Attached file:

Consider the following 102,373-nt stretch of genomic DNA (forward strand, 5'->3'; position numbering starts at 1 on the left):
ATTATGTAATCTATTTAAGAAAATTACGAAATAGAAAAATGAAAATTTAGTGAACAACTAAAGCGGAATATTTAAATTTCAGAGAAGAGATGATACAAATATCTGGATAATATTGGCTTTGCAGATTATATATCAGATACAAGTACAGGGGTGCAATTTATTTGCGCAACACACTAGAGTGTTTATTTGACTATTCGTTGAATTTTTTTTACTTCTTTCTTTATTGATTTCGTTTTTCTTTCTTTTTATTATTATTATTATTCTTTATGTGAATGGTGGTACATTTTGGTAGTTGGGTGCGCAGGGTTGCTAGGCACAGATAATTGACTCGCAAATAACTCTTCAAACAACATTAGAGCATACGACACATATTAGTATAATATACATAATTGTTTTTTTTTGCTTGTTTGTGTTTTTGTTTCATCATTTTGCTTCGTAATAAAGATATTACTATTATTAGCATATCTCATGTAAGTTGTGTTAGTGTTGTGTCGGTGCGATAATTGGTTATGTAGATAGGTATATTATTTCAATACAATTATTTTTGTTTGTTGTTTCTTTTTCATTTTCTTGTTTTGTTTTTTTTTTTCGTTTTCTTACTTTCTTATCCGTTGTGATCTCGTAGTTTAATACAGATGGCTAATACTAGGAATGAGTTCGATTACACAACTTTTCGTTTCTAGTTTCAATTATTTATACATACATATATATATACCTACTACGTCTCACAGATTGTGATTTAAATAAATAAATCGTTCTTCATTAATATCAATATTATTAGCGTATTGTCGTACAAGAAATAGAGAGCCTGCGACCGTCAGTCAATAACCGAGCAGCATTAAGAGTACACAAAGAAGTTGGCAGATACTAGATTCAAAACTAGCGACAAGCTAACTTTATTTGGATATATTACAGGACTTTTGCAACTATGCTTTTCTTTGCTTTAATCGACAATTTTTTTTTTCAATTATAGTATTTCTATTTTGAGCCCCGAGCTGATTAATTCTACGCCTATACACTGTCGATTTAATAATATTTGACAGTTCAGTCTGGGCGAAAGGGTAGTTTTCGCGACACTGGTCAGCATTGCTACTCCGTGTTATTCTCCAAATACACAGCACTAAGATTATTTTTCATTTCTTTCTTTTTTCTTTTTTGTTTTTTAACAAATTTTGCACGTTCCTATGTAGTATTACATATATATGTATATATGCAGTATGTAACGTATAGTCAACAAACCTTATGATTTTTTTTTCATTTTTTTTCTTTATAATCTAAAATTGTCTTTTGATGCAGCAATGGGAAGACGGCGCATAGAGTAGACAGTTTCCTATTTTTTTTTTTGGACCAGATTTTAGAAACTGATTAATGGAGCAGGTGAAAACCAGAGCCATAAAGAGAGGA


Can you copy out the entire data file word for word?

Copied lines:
Consider the following 102,373-nt stretch of genomic DNA (forward strand, 5'->3'; position numbering starts at 1 on the left):
ATTATGTAATCTATTTAAGAAAATTACGAAATAGAAAAATGAAAATTTAGTGAACAACTAAAGCGGAATATTTAAATTTCAGAGAAGAGATGATACAAATATCTGGATAATATTGGCTTTGCAGATTATATATCAGATACAAGTACAGGGGTGCAATTTATTTGCGCAACACACTAGAGTGTTTATTTGACTATTCGTTGAATTTTTTTTACTTCTTTCTTTATTGATTTCGTTTTTCTTTCTTTTTATTATTATTATTATTCTTTATGTGAATGGTGGTACATTTTGGTAGTTGGGTGCGCAGGGTTGCTAGGCACAGATAATTGACTCGCAAATAACTCTTCAAACAACATTAGAGCATACGACACATATTAGTATAATATACATAATTGTTTTTTTTTGCTTGTTTGTGTTTTTGTTTCATCATTTTGCTTCGTAATAAAGATATTACTATTATTAGCATATCTCATGTAAGTTGTGTTAGTGTTGTGTCGGTGCGATAATTGGTTATGTAGATAGGTATATTATTTCAATACAATTATTTTTGTTTGTTGTTTCTTTTTCATTTTCTTGTTTTGTTTTTTTTTTTCGTTTTCTTACTTTCTTATCCGTTGTGATCTCGTAGTTTAATACAGATGGCTAATACTAGGAATGAGTTCGATTACACAACTTTTCGTTTCTAGTTTCAATTATTTATACATACATATATATATACCTACTACGTCTCACAGATTGTGATTTAAATAAATAAATCGTTCTTCATTAATATCAATATTATTAGCGTATTGTCGTACAAGAAATAGAGAGCCTGCGACCGTCAGTCAATAACCGAGCAGCATTAAGAGTACACAAAGAAGTTGGCAGATACTAGATTCAAAACTAGCGACAAGCTAACTTTATTTGGATATATTACAGGACTTTTGCAACTATGCTTTTCTTTGCTTTAATCGACAATTTTTTTTTTCAATTATAGTATTTCTATTTTGAGCCCCGAGCTGATTAATTCTACGCCTATACACTGTCGATTTAATAATATTTGACAGTTCAGTCTGGGCGAAAGGGTAGTTTTCGCGACACTGGTCAGCATTGCTACTCCGTGTTATTCTCCAAATACACAGCACTAAGATTATTTTTCATTTCTTTCTTTTTTCTTTTTTGTTTTTTAACAAATTTTGCACGTTCCTATGTAGTATTACATATATATGTATATATGCAGTATGTAACGTATAGTCAACAAACCTTATGATTTTTTTTTCATTTTTTTTCTTTATAATCTAAAATTGTCTTTTGATGCAGCAATGGGAAGACGGCGCATAGAGTAGACAGTTTCCTATTTTTTTTTTTGGACCAGATTTTAGAAACTGATTAATGGAGCAGGTGAAAACCAGAGCCATAAAGAGAGGA